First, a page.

Arguments, arguments, arguments!

Well, that post of Rusch's that I linked to earlier has led to an enormous spate on on-line debates about the merits and shortcomings of Amazon's KDP Select exclusivity program. (Am I overly cheery? It's just that my immediate gut reaction to that post was "happy dance!" and other people's reaction was...NOT happy dance. Maybe it's just evidence that you'll be happier if you don't take everything personally.)

Passive Guy noted the discussion on his link to the post, so he made a special post for it. Worth a read if you want proof positive that EVERY BOOK IS DIFFERENT. Yeah, sorry about that--this is why stuff like this can be argued forever and ever. Some people make big sales on other retail sites, so exclusivity with Amazon would be a fiasco, while others do marvelously well with KDP Select. And just to complicate matters, still others have some books of theirs that do really well on other retailers and other books of theirs that do really well on KDP Select, or they had no sales on other retailers for a long time, but now all of a sudden, they're seeing sales. It's insane.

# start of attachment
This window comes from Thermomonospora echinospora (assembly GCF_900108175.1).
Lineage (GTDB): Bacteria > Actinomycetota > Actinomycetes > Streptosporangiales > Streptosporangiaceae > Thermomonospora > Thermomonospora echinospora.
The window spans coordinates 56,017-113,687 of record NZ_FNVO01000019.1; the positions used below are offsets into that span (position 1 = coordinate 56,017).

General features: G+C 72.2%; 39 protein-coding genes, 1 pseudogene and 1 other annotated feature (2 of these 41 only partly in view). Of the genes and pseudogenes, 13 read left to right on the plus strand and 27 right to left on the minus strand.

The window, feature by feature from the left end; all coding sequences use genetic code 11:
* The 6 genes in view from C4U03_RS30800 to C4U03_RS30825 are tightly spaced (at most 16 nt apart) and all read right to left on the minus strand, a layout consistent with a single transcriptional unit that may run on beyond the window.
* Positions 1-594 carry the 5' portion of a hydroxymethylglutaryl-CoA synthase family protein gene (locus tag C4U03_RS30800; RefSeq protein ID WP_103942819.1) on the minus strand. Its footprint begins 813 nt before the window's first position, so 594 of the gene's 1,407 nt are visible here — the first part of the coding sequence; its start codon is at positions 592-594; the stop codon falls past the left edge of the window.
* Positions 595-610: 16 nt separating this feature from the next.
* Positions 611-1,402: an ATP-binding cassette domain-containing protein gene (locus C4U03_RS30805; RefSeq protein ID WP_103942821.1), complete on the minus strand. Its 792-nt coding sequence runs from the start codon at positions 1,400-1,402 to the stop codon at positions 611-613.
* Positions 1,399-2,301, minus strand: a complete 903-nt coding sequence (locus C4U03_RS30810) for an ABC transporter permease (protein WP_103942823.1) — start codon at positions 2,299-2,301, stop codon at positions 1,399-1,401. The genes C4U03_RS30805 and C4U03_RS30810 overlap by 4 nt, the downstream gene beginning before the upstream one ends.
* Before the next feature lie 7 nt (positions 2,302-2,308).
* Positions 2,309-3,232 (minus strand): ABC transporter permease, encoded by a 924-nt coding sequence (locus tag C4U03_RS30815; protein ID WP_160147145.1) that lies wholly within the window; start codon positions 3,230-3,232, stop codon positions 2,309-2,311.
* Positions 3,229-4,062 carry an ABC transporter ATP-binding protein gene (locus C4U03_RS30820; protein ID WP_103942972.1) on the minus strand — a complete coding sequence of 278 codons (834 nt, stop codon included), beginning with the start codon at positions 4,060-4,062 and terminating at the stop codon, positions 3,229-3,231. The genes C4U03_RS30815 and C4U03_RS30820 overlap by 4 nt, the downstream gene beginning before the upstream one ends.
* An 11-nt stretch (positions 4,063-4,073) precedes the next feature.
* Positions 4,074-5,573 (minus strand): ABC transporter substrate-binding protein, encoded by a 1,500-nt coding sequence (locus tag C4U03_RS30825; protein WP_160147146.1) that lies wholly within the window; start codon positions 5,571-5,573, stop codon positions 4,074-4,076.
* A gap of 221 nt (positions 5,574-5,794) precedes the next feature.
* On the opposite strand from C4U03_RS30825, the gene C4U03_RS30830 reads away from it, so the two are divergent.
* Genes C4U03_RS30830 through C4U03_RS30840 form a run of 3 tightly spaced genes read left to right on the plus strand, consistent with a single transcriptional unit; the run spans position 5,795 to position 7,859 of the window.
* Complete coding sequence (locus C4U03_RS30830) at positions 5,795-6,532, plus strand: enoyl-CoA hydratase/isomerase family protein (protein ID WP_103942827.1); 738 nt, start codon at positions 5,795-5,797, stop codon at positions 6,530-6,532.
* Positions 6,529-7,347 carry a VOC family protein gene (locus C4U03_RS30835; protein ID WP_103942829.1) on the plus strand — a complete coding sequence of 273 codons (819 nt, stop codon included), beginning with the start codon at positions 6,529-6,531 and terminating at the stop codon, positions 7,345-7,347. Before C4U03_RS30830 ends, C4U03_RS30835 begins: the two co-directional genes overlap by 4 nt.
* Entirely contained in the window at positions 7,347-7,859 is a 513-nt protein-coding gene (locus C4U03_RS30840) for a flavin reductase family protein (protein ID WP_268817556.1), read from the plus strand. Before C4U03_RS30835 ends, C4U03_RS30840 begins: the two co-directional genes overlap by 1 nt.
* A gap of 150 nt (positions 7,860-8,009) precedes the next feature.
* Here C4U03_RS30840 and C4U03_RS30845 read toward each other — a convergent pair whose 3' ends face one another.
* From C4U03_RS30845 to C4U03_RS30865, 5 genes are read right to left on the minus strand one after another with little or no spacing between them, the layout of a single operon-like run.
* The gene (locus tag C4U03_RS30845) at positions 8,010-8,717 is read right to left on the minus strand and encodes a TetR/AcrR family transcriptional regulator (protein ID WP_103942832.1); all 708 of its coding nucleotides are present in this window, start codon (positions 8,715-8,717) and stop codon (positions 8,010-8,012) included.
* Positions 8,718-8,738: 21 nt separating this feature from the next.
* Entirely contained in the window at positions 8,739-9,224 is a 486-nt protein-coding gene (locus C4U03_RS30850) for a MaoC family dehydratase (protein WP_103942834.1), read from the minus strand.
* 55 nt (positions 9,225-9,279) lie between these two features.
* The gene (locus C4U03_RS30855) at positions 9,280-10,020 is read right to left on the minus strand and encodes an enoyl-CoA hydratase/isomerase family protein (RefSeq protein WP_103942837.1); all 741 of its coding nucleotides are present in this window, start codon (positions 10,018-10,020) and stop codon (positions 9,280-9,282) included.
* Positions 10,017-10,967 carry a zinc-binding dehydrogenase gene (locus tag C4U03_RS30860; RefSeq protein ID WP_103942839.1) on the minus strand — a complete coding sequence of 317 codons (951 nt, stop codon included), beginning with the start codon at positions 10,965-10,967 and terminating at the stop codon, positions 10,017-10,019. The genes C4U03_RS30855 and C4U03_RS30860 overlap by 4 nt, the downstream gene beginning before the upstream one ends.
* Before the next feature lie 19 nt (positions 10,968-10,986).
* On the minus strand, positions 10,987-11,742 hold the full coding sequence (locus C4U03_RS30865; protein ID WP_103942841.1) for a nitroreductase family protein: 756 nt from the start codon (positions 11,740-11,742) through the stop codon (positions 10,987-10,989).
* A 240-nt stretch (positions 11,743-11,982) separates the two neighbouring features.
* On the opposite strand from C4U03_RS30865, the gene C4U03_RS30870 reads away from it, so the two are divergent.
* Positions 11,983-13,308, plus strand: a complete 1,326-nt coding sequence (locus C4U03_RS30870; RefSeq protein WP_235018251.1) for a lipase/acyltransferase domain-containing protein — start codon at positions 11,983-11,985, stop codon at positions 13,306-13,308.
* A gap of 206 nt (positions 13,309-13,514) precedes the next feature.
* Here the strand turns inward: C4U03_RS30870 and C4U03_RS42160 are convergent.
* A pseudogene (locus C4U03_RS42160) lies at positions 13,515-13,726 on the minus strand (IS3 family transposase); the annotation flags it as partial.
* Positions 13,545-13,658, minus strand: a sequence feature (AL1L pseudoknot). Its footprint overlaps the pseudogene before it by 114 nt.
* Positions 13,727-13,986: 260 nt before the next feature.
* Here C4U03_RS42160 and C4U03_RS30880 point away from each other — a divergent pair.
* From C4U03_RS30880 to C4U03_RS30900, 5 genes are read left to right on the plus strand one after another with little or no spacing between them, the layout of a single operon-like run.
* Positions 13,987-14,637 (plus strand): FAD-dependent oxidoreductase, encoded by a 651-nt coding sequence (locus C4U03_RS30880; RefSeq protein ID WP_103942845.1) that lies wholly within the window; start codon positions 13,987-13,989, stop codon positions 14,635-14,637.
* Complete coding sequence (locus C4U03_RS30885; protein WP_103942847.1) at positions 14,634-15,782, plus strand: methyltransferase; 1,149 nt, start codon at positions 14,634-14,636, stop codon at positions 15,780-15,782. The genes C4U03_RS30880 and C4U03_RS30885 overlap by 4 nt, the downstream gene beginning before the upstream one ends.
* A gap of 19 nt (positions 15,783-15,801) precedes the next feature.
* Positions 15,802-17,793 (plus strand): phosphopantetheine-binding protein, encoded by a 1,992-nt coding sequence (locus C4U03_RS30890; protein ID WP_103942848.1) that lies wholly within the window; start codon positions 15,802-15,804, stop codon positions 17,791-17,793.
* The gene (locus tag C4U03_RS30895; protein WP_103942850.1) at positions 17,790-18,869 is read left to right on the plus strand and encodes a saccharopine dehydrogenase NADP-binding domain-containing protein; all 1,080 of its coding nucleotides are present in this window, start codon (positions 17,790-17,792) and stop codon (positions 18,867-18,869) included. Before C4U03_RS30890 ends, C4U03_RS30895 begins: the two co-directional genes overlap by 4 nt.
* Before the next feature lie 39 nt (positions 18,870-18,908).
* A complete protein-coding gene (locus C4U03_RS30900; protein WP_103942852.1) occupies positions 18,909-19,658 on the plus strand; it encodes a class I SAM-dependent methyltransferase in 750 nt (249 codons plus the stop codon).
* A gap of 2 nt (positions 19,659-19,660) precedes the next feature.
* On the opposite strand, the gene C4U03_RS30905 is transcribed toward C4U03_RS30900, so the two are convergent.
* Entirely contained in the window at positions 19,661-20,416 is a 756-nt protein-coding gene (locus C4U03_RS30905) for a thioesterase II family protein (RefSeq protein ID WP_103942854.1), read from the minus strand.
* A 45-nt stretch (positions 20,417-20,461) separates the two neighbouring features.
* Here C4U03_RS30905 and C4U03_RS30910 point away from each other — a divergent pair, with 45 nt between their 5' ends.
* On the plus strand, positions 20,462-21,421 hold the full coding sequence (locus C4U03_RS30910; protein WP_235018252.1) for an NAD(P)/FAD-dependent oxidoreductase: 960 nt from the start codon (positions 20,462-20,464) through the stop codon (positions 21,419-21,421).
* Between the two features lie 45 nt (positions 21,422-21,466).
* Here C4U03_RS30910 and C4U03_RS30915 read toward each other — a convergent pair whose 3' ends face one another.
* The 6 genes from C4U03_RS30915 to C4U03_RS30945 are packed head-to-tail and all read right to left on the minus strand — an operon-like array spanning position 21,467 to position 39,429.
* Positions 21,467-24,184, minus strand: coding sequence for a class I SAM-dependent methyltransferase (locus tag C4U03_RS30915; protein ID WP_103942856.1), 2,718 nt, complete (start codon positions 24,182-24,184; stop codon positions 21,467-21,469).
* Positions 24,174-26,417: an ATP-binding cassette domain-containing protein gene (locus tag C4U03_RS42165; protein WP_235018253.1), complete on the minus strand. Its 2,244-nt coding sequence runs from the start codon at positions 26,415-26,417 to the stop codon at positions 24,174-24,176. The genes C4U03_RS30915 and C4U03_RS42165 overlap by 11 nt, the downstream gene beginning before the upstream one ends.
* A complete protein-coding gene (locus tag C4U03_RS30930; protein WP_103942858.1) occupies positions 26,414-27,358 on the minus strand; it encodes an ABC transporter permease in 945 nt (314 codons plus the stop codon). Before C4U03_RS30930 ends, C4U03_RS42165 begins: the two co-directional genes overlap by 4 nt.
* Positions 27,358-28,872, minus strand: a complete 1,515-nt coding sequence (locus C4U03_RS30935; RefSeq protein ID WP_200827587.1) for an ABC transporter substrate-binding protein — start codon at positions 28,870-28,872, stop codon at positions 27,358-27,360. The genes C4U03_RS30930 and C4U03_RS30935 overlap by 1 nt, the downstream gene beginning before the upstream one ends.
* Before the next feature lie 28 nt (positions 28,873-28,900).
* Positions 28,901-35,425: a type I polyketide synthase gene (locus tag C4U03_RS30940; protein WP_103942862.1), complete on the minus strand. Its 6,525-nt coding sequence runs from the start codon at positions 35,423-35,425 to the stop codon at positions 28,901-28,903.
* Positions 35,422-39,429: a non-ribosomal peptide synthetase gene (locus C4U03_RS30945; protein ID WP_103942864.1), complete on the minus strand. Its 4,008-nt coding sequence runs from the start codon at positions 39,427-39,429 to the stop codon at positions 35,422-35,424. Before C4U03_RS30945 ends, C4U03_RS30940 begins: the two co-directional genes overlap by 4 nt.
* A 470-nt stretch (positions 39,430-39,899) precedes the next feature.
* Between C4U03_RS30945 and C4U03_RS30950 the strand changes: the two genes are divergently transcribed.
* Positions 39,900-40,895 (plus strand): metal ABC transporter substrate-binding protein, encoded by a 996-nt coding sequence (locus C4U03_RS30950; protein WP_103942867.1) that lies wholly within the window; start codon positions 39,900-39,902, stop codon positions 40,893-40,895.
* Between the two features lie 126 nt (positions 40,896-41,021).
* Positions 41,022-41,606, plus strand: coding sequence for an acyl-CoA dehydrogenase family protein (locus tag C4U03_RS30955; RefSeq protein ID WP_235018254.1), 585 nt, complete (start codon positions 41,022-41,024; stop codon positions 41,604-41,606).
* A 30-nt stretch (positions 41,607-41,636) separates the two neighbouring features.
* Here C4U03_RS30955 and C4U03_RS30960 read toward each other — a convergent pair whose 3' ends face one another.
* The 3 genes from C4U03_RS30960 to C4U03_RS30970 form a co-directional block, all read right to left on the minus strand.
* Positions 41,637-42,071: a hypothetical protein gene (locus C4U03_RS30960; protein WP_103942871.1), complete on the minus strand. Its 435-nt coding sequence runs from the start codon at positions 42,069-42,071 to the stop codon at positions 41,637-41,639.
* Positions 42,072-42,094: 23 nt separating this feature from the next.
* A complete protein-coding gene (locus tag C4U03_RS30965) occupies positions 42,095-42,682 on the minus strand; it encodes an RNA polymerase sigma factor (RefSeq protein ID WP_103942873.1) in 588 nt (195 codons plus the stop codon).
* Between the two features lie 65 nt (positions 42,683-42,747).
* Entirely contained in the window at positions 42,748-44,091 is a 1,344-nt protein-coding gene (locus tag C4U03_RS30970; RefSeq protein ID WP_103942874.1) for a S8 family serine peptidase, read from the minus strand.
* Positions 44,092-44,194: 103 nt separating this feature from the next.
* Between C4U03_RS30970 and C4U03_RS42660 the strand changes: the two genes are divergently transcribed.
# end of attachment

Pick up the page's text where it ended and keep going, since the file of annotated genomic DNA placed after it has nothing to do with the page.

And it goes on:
It's also something to keep very much in mind whenever someone offers up an easy-peasy one-size-fits-all process for marketing your book.

Anyway, the Rusch post did generate a lot of thought-provoking comments, as well as some of the other kind. (I'll just say that one of my least-favorite Internet fight tactics is to bluntly insult someone, and then to insist later that you never insulted anyone and that anyone who interprets your blunt insult as an insult is crazy and stupid, but somehow calling such people crazy and stupid isn't an insult, either. All of the troll tactics are low, but trying to gaslight people is really low.)

One comment that's a bit off the topic but still worth talking about was this one by someone worried about their financial situation. Rusch and some others have some really good, realistic advice--I mean, it does all kind of boil down to "get a job," but they are not the least bit douchey about it. I liked Camille LaGuire's metaphor about writing not being a financial life raft--that's what I mean when I talk about protecting your core income and diversifying your sources of income. Writing is great, freelancing is great, running your own small business is great, but secure and predictable? Oh, no, it is not that.